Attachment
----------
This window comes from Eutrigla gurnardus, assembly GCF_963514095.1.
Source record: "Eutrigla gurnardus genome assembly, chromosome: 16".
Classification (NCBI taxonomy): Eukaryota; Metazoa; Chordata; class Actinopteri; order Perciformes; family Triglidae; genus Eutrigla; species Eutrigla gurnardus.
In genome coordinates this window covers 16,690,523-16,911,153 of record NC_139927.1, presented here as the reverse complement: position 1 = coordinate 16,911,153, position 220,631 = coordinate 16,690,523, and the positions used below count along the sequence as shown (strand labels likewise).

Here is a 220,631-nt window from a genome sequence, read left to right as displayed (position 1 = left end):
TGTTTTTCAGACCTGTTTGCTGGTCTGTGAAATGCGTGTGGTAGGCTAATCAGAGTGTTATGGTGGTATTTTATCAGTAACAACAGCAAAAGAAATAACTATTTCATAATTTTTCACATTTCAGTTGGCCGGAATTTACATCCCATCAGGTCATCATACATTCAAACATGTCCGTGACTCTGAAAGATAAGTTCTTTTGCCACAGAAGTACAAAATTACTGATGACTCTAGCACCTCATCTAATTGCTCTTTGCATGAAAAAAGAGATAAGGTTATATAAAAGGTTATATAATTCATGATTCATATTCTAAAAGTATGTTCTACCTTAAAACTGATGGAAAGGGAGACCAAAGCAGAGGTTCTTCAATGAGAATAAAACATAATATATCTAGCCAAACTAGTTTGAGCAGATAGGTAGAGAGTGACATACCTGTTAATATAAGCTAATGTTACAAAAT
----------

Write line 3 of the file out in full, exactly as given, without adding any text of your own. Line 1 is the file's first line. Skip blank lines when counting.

Classification (NCBI taxonomy): Eukaryota; Metazoa; Chordata; class Actinopteri; order Perciformes; family Triglidae; genus Eutrigla; species Eutrigla gurnardus.